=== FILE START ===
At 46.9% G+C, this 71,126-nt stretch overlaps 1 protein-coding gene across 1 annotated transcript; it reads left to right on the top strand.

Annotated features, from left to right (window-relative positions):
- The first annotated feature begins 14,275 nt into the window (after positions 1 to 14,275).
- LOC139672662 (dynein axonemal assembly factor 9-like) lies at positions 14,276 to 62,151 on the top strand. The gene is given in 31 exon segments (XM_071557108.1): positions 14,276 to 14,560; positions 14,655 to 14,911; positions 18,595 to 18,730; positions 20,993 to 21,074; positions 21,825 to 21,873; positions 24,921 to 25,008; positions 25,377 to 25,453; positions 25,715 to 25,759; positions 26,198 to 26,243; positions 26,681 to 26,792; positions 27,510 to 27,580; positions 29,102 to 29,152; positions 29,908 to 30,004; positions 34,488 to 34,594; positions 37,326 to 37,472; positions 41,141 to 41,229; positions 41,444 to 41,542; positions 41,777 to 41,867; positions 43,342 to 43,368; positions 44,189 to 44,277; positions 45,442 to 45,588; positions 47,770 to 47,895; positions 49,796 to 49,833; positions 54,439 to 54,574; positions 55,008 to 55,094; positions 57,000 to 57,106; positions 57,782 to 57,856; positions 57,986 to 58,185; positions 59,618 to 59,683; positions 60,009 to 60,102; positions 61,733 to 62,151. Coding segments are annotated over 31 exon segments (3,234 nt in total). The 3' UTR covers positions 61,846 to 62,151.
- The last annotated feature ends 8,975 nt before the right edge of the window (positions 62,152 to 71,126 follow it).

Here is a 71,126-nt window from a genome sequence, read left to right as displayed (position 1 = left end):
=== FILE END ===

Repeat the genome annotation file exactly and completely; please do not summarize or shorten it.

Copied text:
At 46.9% G+C, this 71,126-nt stretch overlaps 1 protein-coding gene across 1 annotated transcript; it reads left to right on the top strand.

Annotated features, from left to right (window-relative positions):
- The first annotated feature begins 14,275 nt into the window (after positions 1 to 14,275).
- LOC139672662 (dynein axonemal assembly factor 9-like) lies at positions 14,276 to 62,151 on the top strand. The gene is given in 31 exon segments (XM_071557108.1): positions 14,276 to 14,560; positions 14,655 to 14,911; positions 18,595 to 18,730; positions 20,993 to 21,074; positions 21,825 to 21,873; positions 24,921 to 25,008; positions 25,377 to 25,453; positions 25,715 to 25,759; positions 26,198 to 26,243; positions 26,681 to 26,792; positions 27,510 to 27,580; positions 29,102 to 29,152; positions 29,908 to 30,004; positions 34,488 to 34,594; positions 37,326 to 37,472; positions 41,141 to 41,229; positions 41,444 to 41,542; positions 41,777 to 41,867; positions 43,342 to 43,368; positions 44,189 to 44,277; positions 45,442 to 45,588; positions 47,770 to 47,895; positions 49,796 to 49,833; positions 54,439 to 54,574; positions 55,008 to 55,094; positions 57,000 to 57,106; positions 57,782 to 57,856; positions 57,986 to 58,185; positions 59,618 to 59,683; positions 60,009 to 60,102; positions 61,733 to 62,151. Coding segments are annotated over 31 exon segments (3,234 nt in total). The 3' UTR covers positions 61,846 to 62,151.
- The last annotated feature ends 8,975 nt before the right edge of the window (positions 62,152 to 71,126 follow it).

Here is a 71,126-nt window from a genome sequence, read left to right as displayed (position 1 = left end):